• Stock extreme illiquidity and the cost of capital
    • Abstract: Publication date: Available online 31 January 2018Source: Journal of Banking & FinanceAuthor(s): Mohamed Belkhir, Mohsen Saad, Anis Samet We examine the relationship between stock extreme illiquidity and the implied cost of capital for firms from 45 countries. We document robust evidence that firms whose stocks have a greater potential for extreme illiquidity realizations suffer from higher cost of capital. A one standard deviation increase in a stock's liquidity tail index leads to a rise of 30 basis points in the cost of equity. The reported evidence for stock extreme illiquidity is independent of the systematic extreme liquidity risk and extends to alternative cost-percent liquidity proxies. We further find that this relation is stronger in periods of down markets and high volatility and is weaker in environments with better information quality and stronger investor protection.
       
  • Borrower distress and the efficiency of relationship banking
    • Abstract: Publication date: Available online 9 January 2018Source: Journal of Banking & FinanceAuthor(s): Han Donker, Alex Ng, Pei Shao We propose that relationship bankers are able to benefit their clients even after they indicate distress. Relationship bankers continually learn about their clients to reduce the asymmetric information problem, reduce adverse selection risk and manage loan risk. We examine the consequences of corporate disclosure, namely profit warnings, as a negative information-releasing event during the normal course of business and evaluate the evolving nature of relationship banking before and after such an event. We show that lenders generally increase the cost of loans, loan security and reduce loan maturity after profit warnings. The average loan spread increases by 17–37 basis points holding all else constant. However, borrowing from relationship lenders lowers the loan spread by 17 basis points compared to borrowing from non-relationship lenders, implying that relationship lenders are able to benefit borrowers. Moreover, borrowers often choose to remain with their relationship bankers due to more favorable loan terms and the high costs of switching lenders. Ultimately, these borrowers end up reducing their default risk and improving their profitability after the profit warning. Our results remain robust even when we control for firms that did not issue profit warnings. We conclude that relationship bankers efficiently use client information to provide effective financial intermediation, even after distress.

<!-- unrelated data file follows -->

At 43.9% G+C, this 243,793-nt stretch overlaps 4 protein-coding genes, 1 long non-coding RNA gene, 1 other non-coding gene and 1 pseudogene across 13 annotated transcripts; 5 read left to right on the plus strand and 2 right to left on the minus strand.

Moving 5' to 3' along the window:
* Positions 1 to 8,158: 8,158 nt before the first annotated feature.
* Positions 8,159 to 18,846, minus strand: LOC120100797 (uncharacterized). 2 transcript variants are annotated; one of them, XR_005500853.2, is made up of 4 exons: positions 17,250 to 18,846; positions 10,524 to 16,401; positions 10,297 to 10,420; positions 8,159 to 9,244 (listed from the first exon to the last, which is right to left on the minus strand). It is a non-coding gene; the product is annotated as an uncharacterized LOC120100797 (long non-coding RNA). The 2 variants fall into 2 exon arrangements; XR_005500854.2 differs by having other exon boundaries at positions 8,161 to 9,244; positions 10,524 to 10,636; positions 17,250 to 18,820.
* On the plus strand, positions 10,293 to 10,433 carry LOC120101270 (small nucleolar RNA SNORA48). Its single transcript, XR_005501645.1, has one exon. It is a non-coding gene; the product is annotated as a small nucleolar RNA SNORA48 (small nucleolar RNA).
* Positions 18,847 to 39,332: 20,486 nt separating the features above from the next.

• The balance sheet effects of oil market shocks: An industry level analysis
    • Abstract: Publication date: Available online 5 January 2018Source: Journal of Banking & FinanceAuthor(s): Khalid ElFayoumi The paper estimates the dynamic impact of structural oil market shocks on the balance sheet of US firms, using industry level data covering manufacturing, trade and mining sectors. For manufacturing firms, findings indicate that an unexpected disruption in oil supply that raises oil prices by 1% lowers firm profits by 1.3% on impact. On the other hand, profits rise by 0.39% in response to the same increase in the price of oil, when it is driven by a positive movement in the global demand for oil, and by 0.79% after an unexpected surge in speculative oil demand. The positive balance sheet effect of speculative oil shocks on the manufacturing sector contrasts their negative effect on global economic activity. An explanation follows from the industry level analysis, which suggests that speculation in the oil market creates a ripple effect in downstream industries and raises inventory demand for petroleum and chemical products. In contrast to its secondary role in explaining historical variations in the price of oil and profits in trade and mining sectors, oil supply shocks are found to have been the dominant oil market innovations in driving fluctuations in manufacturing firms' profits. The analysis also finds a limited response of production costs to exogenous changes in the oil price, disputing the classic notion that the cost share of oil in an industry determines its level of exposure to oil market shocks.